For the reporting week ending June 26, noncommercial traders increased their net-short position in lean hog futures by 2,900 contracts, which is now net-short 20,000.


CATTLE: (Monday.agrilife.org) -- Beef producers should be making plans regarding their herds in case drought conditions continue, said a Texas A&M AgriLife Extension Service expert.

Beef producers might start considering culling options in case drought conditions continue to decrease forage and hay availability.

Dr. Jason Banta, AgriLife Extension beef cattle specialist, Overton, said a shortage of forage and hay could mean producers will be forced to reduce herd numbers. Having a plan to cull herds can save producers money in the short- and long-term.

Banta said there was very little hay carryover from last year due to the extended winter. Cooler than normal temperatures into spring also meant the first hay cutting, which is typically one of the best, was subpar.

The second cutting was also below normal in quantity and quality due to drought, he said. Drought conditions are also affecting hay availability in other nearby states, including Oklahoma, Kansas, Missouri and Arkansas.

"That means hay supplies will be tight," he said. "A lot of producers are getting worried, and their concerns are justified."

Herd sizes have also increased over the past several years, he said.

"That complicates things more," he said. "It means they will need to look at stocking rates and begin thinking about reducing their herd numbers to save some forage supplies and reduce the need for hay in the winter."

Producers should adjust stocking rates to avoid overgrazing pastures, Banta said. If moisture is received overgrazing makes it more difficult for grasses to recover.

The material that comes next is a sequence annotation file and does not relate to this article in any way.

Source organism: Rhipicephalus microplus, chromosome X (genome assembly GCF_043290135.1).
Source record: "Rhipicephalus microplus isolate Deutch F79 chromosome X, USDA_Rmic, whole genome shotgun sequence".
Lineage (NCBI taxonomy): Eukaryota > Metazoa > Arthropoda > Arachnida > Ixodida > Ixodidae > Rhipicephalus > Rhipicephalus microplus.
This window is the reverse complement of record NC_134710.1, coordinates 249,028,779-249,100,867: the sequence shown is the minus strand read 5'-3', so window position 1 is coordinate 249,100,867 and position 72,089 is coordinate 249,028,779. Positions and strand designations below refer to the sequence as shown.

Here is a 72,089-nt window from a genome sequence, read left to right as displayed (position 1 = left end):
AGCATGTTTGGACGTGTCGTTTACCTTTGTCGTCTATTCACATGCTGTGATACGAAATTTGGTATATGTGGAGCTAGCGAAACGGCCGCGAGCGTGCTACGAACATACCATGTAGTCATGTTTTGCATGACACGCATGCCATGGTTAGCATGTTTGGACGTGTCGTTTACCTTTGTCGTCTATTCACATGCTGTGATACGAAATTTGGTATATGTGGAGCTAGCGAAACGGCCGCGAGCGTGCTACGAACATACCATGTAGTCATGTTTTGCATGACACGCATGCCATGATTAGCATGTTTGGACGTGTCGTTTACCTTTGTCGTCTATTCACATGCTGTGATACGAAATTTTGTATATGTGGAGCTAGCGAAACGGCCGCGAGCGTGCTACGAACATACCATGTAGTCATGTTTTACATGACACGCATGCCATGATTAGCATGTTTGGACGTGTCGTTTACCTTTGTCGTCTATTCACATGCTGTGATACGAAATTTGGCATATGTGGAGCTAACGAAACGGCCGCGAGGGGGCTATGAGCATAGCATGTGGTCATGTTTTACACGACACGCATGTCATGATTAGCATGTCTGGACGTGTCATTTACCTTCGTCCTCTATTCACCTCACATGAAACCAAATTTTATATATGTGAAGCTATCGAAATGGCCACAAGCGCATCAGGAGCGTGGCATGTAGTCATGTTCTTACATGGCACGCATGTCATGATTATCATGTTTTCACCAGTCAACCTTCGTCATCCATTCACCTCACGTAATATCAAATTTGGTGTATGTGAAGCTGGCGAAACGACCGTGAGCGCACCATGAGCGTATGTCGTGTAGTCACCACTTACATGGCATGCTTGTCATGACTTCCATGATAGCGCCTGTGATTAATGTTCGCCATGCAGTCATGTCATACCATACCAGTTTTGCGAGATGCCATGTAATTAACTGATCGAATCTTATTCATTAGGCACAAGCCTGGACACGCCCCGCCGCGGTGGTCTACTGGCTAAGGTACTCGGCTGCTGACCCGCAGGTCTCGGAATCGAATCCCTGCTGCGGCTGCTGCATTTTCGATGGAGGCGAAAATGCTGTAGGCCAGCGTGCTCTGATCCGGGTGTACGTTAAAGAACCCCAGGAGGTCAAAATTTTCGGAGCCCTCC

To capitalize on rain, producers should consider keeping a nitrogen fertilizer source with low volatility on better-producing pastures, Banta said. Ammonium nitrate can sit on fields for several weeks with very little or no volatilization concerns.

"There should be nitrogen on pastures in the event that an unexpected rain comes," he said. "It's important because you never know when we might get moisture. It takes less rain to produce one ton of forage when there is good nitrogen available. So, it's best to capitalize on any moisture we get."

Banta said producers should also be mindful to maintain cow body condition. Keeping weight on cows is much easier than recovering lost pounds.

Producers may want to wean calves one to two months earlier than usual to help keep cows in better shape going into winter, he said.

"Letting a cow get below a body condition score of 4 will increase the cost to get them back to where they need to be," he said. "A bred cow will do what she has to do to bring her calf to term, but getting her bred the next time is what we're trying to preserve."

Banta said the U.S. cattle herd is the biggest it's been since 2009 so producers need to maximize the value of culls amid lower prices. Poor body conditions can mean even lower prices and lower weights. Taking culls to market in good condition can help maximize dollars per head.